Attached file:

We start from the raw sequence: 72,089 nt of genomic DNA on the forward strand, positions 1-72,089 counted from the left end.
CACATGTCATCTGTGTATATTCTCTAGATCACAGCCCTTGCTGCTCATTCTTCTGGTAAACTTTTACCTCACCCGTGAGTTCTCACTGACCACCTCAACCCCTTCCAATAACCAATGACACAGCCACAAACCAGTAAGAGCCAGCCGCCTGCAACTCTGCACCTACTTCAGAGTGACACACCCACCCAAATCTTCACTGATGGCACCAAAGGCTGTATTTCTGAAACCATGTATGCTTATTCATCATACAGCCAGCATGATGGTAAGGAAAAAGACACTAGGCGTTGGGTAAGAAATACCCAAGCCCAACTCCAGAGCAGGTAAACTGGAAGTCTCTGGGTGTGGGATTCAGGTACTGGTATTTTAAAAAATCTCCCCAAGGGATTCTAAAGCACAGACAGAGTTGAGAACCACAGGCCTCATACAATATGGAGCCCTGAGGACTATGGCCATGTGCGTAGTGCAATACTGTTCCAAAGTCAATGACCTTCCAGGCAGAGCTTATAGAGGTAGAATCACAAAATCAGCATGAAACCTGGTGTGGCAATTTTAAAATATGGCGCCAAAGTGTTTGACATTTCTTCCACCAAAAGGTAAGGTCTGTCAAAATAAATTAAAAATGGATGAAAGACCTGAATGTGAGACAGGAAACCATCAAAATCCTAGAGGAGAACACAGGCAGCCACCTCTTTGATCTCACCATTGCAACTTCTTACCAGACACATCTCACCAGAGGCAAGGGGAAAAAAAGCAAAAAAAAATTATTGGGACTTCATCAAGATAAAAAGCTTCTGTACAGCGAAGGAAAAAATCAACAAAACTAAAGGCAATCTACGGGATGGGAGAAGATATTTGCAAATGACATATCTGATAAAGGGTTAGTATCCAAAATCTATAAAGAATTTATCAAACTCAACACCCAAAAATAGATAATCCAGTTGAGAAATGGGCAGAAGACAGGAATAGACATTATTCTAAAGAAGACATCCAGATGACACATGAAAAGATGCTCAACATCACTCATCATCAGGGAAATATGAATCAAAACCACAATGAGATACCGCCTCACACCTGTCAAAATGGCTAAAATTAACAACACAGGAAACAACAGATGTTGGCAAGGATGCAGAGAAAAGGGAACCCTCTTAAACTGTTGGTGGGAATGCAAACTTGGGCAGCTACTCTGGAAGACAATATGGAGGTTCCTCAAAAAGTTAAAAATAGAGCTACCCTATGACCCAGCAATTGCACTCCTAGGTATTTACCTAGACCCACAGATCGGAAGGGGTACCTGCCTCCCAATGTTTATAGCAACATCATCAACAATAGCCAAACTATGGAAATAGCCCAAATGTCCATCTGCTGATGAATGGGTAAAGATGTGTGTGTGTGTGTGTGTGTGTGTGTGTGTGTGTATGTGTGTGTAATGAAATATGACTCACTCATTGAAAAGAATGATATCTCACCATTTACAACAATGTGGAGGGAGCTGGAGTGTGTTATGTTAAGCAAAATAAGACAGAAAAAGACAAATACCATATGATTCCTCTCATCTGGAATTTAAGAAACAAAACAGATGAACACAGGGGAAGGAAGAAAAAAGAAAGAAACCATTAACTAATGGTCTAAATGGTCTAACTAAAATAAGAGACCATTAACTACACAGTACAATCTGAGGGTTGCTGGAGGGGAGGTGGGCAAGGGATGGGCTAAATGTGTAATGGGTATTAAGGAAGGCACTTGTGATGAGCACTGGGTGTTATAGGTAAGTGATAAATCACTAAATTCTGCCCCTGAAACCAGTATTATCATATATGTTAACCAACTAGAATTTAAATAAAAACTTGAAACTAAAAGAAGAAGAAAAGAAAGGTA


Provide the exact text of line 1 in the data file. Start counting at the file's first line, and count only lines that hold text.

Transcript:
We start from the raw sequence: 72,089 nt of genomic DNA on the forward strand, positions 1-72,089 counted from the left end.